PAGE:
Telling Your Adoption Story

How and When I Talk About My Son I Placed for Adoption

How do you talk to others about the child that you placed for adoption? How do you answer the most complicated questions? How do you answer the most simplistic of questions? How do you explain to the one you want to call “spouse” one day? How do you discuss adoption with your other children? Do you keep secrets? Do you tell everyone? These are questions that I have asked myself. The answer I have come up with is this: When it comes to discussing adoption with others, I discuss what makes me feel comfortable.

Most Importantly…

The most important thing to keep in mind is this: Birth mothers do not owe anyone an explanation regarding their decision for adoption. Giving information out is strictly the decision of the woman who chose adoption. Level of comfort is everything. If a woman who chose adoption doesn’t want to discuss it, she doesn’t have to. Also, the amount of information revealed regarding her decision for adoption is up to her as well. It is up to every woman to decide for herself who she wants to talk about her adoption decision and situation with, and how much to reveal.

How Do I Talk About My Son?

First, anyone who reads my articles or my books knows that I refer to my child as “my son.” The reason I do this is because it’s the truth. He is my son. He was my son. And he will always be my son. He has different parents, and I refer to them as “my son’s parents.” Why? Because the couple who adopted my son are his parents. I do not refer to them as his “adopted” parents. In my eyes, regardless of how they became his parents, they are his parents. I don’t call other parents birth parents, so why would I use the term adoptive parents?

When to Talk About Having a (Birth) Child

Etiquette for discussing having a child who was placed for adoption cannot be found in Emily Post’s Guide to Manners. There is no appropriate or inappropriate way to discuss this, or whether it should be discussed at all. Honestly, depending on who I am talking to, I might say I have a child, or I might not. It depends on the context of the conversation, what frame of mind I am in, my initial comfort level with the person I am talking to, and whether I feel like divulging the information or not. “Do you have any kids?” The simplest answer is “no.” The right answer? It is what the birth mother who is engaged in the conversation is comfortable with.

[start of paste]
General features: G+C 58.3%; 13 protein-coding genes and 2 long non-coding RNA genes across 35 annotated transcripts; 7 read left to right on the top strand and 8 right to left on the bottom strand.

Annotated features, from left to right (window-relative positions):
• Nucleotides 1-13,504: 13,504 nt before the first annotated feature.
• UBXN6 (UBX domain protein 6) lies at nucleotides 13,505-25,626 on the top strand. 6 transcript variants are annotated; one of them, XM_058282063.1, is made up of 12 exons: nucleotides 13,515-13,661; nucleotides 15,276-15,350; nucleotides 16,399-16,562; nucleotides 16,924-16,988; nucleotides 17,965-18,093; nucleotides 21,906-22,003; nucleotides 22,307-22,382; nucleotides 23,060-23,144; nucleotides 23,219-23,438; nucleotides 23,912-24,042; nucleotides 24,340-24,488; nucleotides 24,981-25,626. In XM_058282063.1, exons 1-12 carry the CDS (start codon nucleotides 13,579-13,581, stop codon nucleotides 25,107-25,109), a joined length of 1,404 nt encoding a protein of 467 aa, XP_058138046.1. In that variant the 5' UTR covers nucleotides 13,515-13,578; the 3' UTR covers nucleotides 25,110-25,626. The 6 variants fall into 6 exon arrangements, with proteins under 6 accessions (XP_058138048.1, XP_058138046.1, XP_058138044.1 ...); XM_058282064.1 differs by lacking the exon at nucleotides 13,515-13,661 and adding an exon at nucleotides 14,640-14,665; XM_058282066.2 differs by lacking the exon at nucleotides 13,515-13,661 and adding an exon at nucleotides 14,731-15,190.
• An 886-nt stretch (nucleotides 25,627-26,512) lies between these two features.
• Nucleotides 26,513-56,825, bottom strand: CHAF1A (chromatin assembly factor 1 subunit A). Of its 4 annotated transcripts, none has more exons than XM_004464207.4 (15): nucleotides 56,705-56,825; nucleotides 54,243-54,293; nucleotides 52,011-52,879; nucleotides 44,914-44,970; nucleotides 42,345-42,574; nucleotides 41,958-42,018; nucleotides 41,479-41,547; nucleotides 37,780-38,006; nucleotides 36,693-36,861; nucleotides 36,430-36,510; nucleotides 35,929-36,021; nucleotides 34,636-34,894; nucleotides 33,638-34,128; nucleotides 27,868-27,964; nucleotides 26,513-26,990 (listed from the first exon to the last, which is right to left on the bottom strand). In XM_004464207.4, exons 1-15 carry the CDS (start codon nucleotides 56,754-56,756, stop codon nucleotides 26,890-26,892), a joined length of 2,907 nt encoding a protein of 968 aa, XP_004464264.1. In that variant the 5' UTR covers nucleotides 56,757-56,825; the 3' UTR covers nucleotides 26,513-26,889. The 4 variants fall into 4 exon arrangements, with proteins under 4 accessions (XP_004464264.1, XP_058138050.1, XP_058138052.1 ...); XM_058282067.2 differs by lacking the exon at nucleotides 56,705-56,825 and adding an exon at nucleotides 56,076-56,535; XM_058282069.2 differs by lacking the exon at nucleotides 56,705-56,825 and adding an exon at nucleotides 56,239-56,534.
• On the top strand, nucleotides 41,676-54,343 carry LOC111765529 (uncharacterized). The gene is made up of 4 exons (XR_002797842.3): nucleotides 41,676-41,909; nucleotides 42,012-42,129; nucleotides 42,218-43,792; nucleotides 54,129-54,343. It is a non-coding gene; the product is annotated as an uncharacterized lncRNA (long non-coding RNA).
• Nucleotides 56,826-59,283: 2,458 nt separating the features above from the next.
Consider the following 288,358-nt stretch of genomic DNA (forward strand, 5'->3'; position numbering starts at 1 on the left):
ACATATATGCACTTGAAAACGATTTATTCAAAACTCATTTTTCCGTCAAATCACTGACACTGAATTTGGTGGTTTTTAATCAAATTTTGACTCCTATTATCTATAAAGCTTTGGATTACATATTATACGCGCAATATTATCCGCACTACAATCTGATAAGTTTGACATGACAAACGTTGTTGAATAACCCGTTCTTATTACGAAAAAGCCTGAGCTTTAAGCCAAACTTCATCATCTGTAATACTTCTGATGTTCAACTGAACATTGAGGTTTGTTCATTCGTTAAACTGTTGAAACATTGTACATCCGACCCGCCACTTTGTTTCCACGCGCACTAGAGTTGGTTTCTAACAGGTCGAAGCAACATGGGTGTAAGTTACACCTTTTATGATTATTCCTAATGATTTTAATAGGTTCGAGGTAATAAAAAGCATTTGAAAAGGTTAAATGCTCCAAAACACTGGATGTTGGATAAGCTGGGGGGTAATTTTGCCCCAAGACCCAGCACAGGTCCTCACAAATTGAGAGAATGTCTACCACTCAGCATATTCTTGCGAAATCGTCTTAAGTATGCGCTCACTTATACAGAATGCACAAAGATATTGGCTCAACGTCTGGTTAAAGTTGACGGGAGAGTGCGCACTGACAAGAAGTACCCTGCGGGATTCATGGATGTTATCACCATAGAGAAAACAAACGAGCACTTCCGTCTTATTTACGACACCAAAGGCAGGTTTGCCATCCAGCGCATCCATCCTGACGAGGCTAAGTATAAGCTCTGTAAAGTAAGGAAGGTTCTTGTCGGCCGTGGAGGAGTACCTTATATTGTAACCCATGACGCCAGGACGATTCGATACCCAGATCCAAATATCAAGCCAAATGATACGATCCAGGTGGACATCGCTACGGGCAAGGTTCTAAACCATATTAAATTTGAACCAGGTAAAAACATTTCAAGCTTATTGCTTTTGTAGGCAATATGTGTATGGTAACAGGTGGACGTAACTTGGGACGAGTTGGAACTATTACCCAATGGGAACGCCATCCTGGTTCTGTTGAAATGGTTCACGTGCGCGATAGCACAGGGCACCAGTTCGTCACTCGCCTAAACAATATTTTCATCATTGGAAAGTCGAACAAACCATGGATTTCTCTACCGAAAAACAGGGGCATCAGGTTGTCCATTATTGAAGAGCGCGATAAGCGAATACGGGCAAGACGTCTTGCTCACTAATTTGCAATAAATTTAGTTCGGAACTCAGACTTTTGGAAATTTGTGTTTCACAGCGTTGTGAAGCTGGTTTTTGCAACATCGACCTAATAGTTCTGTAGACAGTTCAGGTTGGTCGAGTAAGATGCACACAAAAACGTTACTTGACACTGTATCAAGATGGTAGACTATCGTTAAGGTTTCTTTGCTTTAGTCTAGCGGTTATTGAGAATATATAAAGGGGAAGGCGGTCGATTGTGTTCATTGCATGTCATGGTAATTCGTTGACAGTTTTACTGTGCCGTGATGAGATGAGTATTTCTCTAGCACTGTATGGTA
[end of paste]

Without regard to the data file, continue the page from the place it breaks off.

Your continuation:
Heard, Accepted, Understood

I think we put too much pressure on ourselves sometimes, especially as women. We want others to like us. In fact, all people in general just want to be heard, understood and accepted. Discussing adoption with a stranger is not the time for this, though. If you find you need a boost of confidence, make sure it comes from a trusted friend or family member.

Will A Man Ever Love Me?

This was a huge question for me. How do I explain to the men that I date that I have chosen adoption? Well, when the right man came along, we were friends first, and I could be honest with him about my decision. I chose to convey why I made the decision when I was ready to. When it comes to a future partner, or future children, I live by a policy of honesty. I find that if you build relationships on trust, the foundation will already be set to move forward in trust and honesty.

To Tell or Not to Tell…

Whether you decide to be transparent or not, it is YOUR CHOICE! Do not let anyone tell you that you must discuss it, or that you can’t discuss it. Adoption is not a dirty little secret. It is a brave, selfless, and courageous decision that only a strong woman can make. If anything, I say be proud of your choice, and divulge when comfortable.

The bottom line, as if I haven’t emphasized it enough: Just be comfortable in your discussions regarding the choice for adoption. Use terms you are comfortable with, when you are comfortable, and most importantly: Be proud of yourself for the amazing gift you have given your child!

About the Author

Lindsay Arielle has been a proud birth mother since placing her son for adoption in 2011. Her post-placement agreement has always been an open adoption. She loves the time she gets to spend with her son and his parents during visits. Lindsay truly believes that for herself and her family, adoption has been a blessing, and she enjoys writing about spiritual healing for birth mothers.

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